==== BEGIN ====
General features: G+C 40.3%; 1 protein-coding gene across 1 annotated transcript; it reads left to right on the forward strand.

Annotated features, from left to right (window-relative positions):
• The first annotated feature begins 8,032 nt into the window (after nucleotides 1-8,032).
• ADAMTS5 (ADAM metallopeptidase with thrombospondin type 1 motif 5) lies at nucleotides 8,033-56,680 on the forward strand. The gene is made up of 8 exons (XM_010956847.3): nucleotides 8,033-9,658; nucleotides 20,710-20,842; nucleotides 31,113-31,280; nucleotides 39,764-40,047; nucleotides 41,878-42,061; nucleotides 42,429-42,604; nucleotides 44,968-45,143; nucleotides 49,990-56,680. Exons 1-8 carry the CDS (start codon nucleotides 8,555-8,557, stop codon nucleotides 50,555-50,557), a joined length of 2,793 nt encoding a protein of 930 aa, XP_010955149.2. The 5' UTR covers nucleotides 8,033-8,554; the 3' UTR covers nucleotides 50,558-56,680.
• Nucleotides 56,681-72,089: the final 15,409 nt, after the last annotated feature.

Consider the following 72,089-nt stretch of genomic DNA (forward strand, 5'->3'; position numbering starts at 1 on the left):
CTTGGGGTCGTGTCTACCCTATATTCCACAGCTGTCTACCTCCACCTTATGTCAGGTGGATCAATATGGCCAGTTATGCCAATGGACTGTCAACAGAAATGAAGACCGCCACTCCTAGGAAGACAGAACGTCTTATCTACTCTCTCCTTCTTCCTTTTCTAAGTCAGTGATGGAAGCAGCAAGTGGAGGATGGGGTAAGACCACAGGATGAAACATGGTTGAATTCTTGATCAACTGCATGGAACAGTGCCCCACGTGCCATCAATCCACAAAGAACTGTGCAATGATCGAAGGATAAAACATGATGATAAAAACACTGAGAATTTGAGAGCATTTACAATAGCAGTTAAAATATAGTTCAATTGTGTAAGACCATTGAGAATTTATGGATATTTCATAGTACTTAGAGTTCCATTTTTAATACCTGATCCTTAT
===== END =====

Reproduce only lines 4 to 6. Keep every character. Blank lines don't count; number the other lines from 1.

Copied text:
• ADAMTS5 (ADAM metallopeptidase with thrombospondin type 1 motif 5) lies at nucleotides 8,033-56,680 on the forward strand. The gene is made up of 8 exons (XM_010956847.3): nucleotides 8,033-9,658; nucleotides 20,710-20,842; nucleotides 31,113-31,280; nucleotides 39,764-40,047; nucleotides 41,878-42,061; nucleotides 42,429-42,604; nucleotides 44,968-45,143; nucleotides 49,990-56,680. Exons 1-8 carry the CDS (start codon nucleotides 8,555-8,557, stop codon nucleotides 50,555-50,557), a joined length of 2,793 nt encoding a protein of 930 aa, XP_010955149.2. The 5' UTR covers nucleotides 8,033-8,554; the 3' UTR covers nucleotides 50,558-56,680.
• Nucleotides 56,681-72,089: the final 15,409 nt, after the last annotated feature.

Consider the following 72,089-nt stretch of genomic DNA (forward strand, 5'->3'; position numbering starts at 1 on the left):